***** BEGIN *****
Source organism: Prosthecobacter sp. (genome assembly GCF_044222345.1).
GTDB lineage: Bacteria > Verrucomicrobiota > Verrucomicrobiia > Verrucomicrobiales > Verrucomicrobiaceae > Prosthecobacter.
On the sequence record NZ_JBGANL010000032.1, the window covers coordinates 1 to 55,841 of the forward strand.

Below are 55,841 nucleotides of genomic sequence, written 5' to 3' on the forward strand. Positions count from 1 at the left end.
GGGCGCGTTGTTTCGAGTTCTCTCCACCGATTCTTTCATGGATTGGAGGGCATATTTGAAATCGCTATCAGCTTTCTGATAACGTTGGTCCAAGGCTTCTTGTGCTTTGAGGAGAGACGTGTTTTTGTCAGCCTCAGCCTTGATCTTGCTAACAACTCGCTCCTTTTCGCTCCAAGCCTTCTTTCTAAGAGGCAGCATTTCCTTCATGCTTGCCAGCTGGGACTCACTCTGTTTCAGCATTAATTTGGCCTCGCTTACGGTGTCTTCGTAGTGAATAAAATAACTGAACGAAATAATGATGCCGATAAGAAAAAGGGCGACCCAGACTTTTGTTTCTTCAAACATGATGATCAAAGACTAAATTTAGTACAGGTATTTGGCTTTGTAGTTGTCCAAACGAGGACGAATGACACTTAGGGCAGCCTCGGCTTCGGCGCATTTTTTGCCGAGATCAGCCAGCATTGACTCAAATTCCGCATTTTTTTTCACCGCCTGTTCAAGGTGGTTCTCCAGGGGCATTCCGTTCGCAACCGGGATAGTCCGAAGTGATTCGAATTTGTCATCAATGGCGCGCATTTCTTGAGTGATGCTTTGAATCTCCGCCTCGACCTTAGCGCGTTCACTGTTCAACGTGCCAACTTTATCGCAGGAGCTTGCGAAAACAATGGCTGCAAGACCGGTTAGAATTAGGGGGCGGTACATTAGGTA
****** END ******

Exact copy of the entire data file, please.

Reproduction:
Source organism: Prosthecobacter sp. (genome assembly GCF_044222345.1).
GTDB lineage: Bacteria > Verrucomicrobiota > Verrucomicrobiia > Verrucomicrobiales > Verrucomicrobiaceae > Prosthecobacter.
On the sequence record NZ_JBGANL010000032.1, the window covers coordinates 1 to 55,841 of the forward strand.

Below are 55,841 nucleotides of genomic sequence, written 5' to 3' on the forward strand. Positions count from 1 at the left end.
GGGCGCGTTGTTTCGAGTTCTCTCCACCGATTCTTTCATGGATTGGAGGGCATATTTGAAATCGCTATCAGCTTTCTGATAACGTTGGTCCAAGGCTTCTTGTGCTTTGAGGAGAGACGTGTTTTTGTCAGCCTCAGCCTTGATCTTGCTAACAACTCGCTCCTTTTCGCTCCAAGCCTTCTTTCTAAGAGGCAGCATTTCCTTCATGCTTGCCAGCTGGGACTCACTCTGTTTCAGCATTAATTTGGCCTCGCTTACGGTGTCTTCGTAGTGAATAAAATAACTGAACGAAATAATGATGCCGATAAGAAAAAGGGCGACCCAGACTTTTGTTTCTTCAAACATGATGATCAAAGACTAAATTTAGTACAGGTATTTGGCTTTGTAGTTGTCCAAACGAGGACGAATGACACTTAGGGCAGCCTCGGCTTCGGCGCATTTTTTGCCGAGATCAGCCAGCATTGACTCAAATTCCGCATTTTTTTTCACCGCCTGTTCAAGGTGGTTCTCCAGGGGCATTCCGTTCGCAACCGGGATAGTCCGAAGTGATTCGAATTTGTCATCAATGGCGCGCATTTCTTGAGTGATGCTTTGAATCTCCGCCTCGACCTTAGCGCGTTCACTGTTCAACGTGCCAACTTTATCGCAGGAGCTTGCGAAAACAATGGCTGCAAGACCGGTTAGAATTAGGGGGCGGTACATTAGGTA